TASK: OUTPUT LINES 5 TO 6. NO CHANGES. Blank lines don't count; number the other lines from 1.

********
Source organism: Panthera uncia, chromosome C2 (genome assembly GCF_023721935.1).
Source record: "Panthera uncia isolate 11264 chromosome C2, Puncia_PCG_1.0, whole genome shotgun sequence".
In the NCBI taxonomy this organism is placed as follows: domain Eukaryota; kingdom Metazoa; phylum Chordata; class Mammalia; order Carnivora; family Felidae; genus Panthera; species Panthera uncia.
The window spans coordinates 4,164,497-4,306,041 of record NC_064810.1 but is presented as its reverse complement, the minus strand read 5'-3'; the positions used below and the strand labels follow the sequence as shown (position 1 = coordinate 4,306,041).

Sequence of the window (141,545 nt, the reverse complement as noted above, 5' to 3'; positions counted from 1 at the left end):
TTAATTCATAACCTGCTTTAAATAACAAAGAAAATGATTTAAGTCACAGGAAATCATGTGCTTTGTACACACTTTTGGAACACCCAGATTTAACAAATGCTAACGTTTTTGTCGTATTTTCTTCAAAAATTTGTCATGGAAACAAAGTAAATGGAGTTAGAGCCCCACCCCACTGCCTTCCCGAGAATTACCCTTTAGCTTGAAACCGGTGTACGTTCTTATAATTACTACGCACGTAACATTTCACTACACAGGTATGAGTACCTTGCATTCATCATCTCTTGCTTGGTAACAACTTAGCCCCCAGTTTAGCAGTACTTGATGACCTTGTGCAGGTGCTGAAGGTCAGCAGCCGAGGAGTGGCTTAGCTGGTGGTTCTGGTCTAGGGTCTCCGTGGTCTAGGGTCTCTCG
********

Sequence of the window (141,545 nt, the reverse complement as noted above, 5' to 3'; positions counted from 1 at the left end):
TTAATTCATAACCTGCTTTAAATAACAAAGAAAATGATTTAAGTCACAGGAAATCATGTGCTTTGTACACACTTTTGGAACACCCAGATTTAACAAATGCTAACGTTTTTGTCGTATTTTCTTCAAAAATTTGTCATGGAAACAAAGTAAATGGAGTTAGAGCCCCACCCCACTGCCTTCCCGAGAATTACCCTTTAGCTTGAAACCGGTGTACGTTCTTATAATTACTACGCACGTAACATTTCACTACACAGGTATGAGTACCTTGCATTCATCATCTCTTGCTTGGTAACAACTTAGCCCCCAGTTTAGCAGTACTTGATGACCTTGTGCAGGTGCTGAAGGTCAGCAGCCGAGGAGTGGCTTAGCTGGTGGTTCTGGTCTAGGGTCTCCGTGGTCTAGGGTCTCTCG